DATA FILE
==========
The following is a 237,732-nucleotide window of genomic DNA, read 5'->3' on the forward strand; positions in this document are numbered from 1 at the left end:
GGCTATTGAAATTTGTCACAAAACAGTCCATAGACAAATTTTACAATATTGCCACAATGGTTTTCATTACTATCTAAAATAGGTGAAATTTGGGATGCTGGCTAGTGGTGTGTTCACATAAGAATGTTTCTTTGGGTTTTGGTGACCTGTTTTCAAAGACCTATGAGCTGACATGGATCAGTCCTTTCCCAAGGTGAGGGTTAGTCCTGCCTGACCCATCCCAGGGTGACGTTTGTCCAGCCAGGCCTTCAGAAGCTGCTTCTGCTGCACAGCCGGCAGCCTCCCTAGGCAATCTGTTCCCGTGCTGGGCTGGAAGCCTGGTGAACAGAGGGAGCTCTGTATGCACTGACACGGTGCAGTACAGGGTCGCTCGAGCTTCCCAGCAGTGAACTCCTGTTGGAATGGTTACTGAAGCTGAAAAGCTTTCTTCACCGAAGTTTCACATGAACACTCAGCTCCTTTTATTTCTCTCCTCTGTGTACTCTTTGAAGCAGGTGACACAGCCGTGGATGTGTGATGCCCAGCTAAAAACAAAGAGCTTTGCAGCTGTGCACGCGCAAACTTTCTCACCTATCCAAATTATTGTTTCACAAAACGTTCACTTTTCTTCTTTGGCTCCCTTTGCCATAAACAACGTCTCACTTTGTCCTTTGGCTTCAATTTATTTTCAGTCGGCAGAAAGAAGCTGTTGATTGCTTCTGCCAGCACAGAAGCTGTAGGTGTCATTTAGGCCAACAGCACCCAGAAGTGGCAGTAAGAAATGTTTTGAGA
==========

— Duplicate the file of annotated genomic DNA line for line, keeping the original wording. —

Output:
The following is a 237,732-nucleotide window of genomic DNA, read 5'->3' on the forward strand; positions in this document are numbered from 1 at the left end:
GGCTATTGAAATTTGTCACAAAACAGTCCATAGACAAATTTTACAATATTGCCACAATGGTTTTCATTACTATCTAAAATAGGTGAAATTTGGGATGCTGGCTAGTGGTGTGTTCACATAAGAATGTTTCTTTGGGTTTTGGTGACCTGTTTTCAAAGACCTATGAGCTGACATGGATCAGTCCTTTCCCAAGGTGAGGGTTAGTCCTGCCTGACCCATCCCAGGGTGACGTTTGTCCAGCCAGGCCTTCAGAAGCTGCTTCTGCTGCACAGCCGGCAGCCTCCCTAGGCAATCTGTTCCCGTGCTGGGCTGGAAGCCTGGTGAACAGAGGGAGCTCTGTATGCACTGACACGGTGCAGTACAGGGTCGCTCGAGCTTCCCAGCAGTGAACTCCTGTTGGAATGGTTACTGAAGCTGAAAAGCTTTCTTCACCGAAGTTTCACATGAACACTCAGCTCCTTTTATTTCTCTCCTCTGTGTACTCTTTGAAGCAGGTGACACAGCCGTGGATGTGTGATGCCCAGCTAAAAACAAAGAGCTTTGCAGCTGTGCACGCGCAAACTTTCTCACCTATCCAAATTATTGTTTCACAAAACGTTCACTTTTCTTCTTTGGCTCCCTTTGCCATAAACAACGTCTCACTTTGTCCTTTGGCTTCAATTTATTTTCAGTCGGCAGAAAGAAGCTGTTGATTGCTTCTGCCAGCACAGAAGCTGTAGGTGTCATTTAGGCCAACAGCACCCAGAAGTGGCAGTAAGAAATGTTTTGAGA